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Census Bill—Bill 211

Volume 203: debated on Friday 29 July 1870

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( Mr. Secretary Bruce, Mr. Knatchbull-Hugessen.)

Third Reading

Order for Third Reading read.

Motion made, and Question proposed, "That the Bill be now read the third time."—( Mr. Secretary Bruce.)

said, he would move the re-committal of the Bill, in order to insert a new clause (Statistics of occupation and organization of labour). Had there been a full debate upon the measure, he felt sure the House would never have given its sanction to a Bill involving an expenditure of £180,000 for results of the most incomplete and unsatisfactory character. Gentlemen of the highest authority had informed him that there was scarcely a detail of the information obtained under the last Bill to be absolutely relied upon, and this was a measure almost identical in character. All the most intelligent officers connected with the Registrar General's Department were in favour of a much more extended scheme of inquiry, and if £180,000 were to be spent for Returns which few people cared for, why not spend a few thousands extra and obtain something really valuable, for the Home Secretary's only objection was on the score of expense? He wished the right hon. Gentleman would authorize him to contract with the Statistical Society for the obtaining of the information which was desired as to the position of the various classes of the people, their employment, the wages which they received, and other matters throwing light upon the moral and physical condition of the country; and he would undertake to say that they would do it for one-tenth of what it would cost the Home Secretary. In the Census Bill of 1851 some words were introduced of this nature—

"And shall also take account of all such other particulars as by the terms of the instructions which may be issued under this Act they shall be directed to inquire into."
If the right hon. Gentleman would consent to introduce some words of this kind they might be found very useful next year, when the time actually came, if there were a demand for more extensive information. He moved that the Bill be re-committed, in order to insert a new clause.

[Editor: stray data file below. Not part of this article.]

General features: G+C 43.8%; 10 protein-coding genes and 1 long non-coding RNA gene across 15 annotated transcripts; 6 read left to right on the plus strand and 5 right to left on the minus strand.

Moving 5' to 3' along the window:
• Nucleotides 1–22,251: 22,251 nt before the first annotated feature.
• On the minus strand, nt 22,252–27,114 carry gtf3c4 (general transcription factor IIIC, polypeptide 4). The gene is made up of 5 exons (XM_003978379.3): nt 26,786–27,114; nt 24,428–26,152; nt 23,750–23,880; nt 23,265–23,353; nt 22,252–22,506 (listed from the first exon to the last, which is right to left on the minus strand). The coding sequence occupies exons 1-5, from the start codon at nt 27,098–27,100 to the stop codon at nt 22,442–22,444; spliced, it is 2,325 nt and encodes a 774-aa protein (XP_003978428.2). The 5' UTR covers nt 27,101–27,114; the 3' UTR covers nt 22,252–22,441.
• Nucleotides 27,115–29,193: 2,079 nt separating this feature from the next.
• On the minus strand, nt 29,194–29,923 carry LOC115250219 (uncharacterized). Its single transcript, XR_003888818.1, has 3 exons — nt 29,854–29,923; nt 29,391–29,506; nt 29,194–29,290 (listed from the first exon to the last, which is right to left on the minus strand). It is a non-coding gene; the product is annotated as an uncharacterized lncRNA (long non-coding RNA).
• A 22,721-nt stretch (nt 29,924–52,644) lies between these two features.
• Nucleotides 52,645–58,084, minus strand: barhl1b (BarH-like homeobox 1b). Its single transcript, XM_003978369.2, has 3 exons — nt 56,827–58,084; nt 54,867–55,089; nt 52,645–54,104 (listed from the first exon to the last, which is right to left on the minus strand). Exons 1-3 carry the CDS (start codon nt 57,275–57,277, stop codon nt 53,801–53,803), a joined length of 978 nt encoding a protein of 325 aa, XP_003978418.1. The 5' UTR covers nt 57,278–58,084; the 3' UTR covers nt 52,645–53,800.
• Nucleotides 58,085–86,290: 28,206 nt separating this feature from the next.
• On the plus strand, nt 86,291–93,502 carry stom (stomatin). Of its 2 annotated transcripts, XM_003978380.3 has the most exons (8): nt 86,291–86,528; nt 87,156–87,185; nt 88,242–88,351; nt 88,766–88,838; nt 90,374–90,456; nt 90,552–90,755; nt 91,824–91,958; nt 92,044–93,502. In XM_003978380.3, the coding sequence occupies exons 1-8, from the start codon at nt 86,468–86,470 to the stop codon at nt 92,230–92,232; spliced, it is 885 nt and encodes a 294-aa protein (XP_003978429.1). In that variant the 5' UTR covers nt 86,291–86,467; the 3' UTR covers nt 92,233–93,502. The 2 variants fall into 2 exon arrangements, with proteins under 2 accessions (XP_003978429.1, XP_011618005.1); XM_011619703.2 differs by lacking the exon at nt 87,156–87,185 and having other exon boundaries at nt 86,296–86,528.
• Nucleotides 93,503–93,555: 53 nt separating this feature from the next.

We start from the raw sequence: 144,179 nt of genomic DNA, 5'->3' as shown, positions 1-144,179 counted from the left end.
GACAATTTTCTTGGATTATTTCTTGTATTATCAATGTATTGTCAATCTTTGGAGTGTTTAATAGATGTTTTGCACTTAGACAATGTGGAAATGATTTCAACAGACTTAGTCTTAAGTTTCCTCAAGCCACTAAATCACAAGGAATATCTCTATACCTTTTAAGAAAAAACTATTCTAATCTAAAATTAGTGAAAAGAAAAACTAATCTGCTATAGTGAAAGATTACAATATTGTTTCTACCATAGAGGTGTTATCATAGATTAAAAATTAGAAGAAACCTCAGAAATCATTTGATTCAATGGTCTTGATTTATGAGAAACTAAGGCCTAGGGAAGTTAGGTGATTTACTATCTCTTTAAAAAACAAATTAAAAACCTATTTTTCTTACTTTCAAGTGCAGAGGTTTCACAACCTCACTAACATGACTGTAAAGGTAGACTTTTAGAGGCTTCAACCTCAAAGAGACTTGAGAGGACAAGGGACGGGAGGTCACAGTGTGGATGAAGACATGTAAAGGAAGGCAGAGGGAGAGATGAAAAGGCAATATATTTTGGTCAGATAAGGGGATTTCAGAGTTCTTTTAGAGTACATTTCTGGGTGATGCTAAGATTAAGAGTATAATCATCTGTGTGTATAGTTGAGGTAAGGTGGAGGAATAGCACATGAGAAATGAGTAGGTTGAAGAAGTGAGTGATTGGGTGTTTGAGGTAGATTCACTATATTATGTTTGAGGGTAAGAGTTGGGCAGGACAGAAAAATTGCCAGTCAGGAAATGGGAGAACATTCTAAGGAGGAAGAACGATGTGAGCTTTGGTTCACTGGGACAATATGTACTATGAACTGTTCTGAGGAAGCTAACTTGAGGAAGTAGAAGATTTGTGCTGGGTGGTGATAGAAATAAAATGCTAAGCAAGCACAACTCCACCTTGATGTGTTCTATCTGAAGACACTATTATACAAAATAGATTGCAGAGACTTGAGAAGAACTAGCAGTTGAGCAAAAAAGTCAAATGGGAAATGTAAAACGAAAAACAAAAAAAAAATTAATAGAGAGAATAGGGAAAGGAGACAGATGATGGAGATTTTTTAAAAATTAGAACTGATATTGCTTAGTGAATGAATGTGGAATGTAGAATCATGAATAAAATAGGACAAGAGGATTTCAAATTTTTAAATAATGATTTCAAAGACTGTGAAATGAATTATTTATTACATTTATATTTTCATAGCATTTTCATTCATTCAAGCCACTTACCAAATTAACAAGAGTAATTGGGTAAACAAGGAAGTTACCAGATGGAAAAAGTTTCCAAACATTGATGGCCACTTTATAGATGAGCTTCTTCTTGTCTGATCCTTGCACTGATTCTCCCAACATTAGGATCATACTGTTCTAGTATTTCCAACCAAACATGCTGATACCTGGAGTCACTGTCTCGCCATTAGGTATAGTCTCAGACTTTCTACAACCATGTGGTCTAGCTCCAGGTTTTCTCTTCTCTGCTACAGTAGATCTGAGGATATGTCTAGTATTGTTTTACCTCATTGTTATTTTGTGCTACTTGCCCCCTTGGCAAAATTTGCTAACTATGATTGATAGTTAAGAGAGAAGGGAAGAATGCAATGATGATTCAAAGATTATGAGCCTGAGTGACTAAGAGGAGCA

Amendment proposed, to leave out from the word "be" to the end of the Question, in order to add the words "re-committed, in order to insert a new Clause,"—( Mr. Bass,)—instead thereof.

Question proposed, "That the words proposed to be left out stand part of the Question."

said, the inquiries which the hon. Gentleman (Mr. M. T. Bass) was anxious to institute were of a kind totally different from those usually made under the Census. The practice had always been for the 30,000 enumerators to distribute Census papers on a particular Saturday and to call for them again on the Monday following. The papers contained very clear instructions, and it was only in the case of persons who could not read that it was necessary for the enumerators themselves to spend any time in filling up the Returns. But what his hon. Friend required would necessitate the employment of a totally different class of officers; it could not be effected in one day; and the inquiries themselves might be conducted just as naturally in the year 1872 or 1873 as at any other time. Then, again, his hon. Friend wished to have a Return of the rate of wages paid to the persons enumerated in the Census; he proposed to obtain—

"An account of the establishments, factories' works, shops, or other properties or promises occupied for, and in connection with, each branch of industry, commerce, or manufacture, and of every farm or holding in occupation for agricultural purposes, the number of persons employed in them, whether resident or non-resident therein, with their sex and ages, distinguishing the employers from the employed, the rates of wages paid in the week preceding such enumeration to every class of labourers or artizans so employed, the agents used in the several processes of production by animals, tools, machines, or vessels, and such other particulars as, in the opinion of the Secretary of State, may exhibit the occupation of the people, and the organization of labour in England."
He (Mr. Bruce) believed it would be quite impossible to procure such information from the employers of labour, and especially to obtain accurate Returns of the wages paid. His hon. Friend, who was brewer, cooper, Member of Parliament, landed proprietor, and Heaven knew what beside, complained that the last Census was inaccurate because he was only described as a brewer; but this was scarcely fair criticism. So far from admitting that the last Census was an useless one, he contended—and he had the highest authority in support of his contention—that, though in some respects it might have been better, it was, on the whole, productive of much good.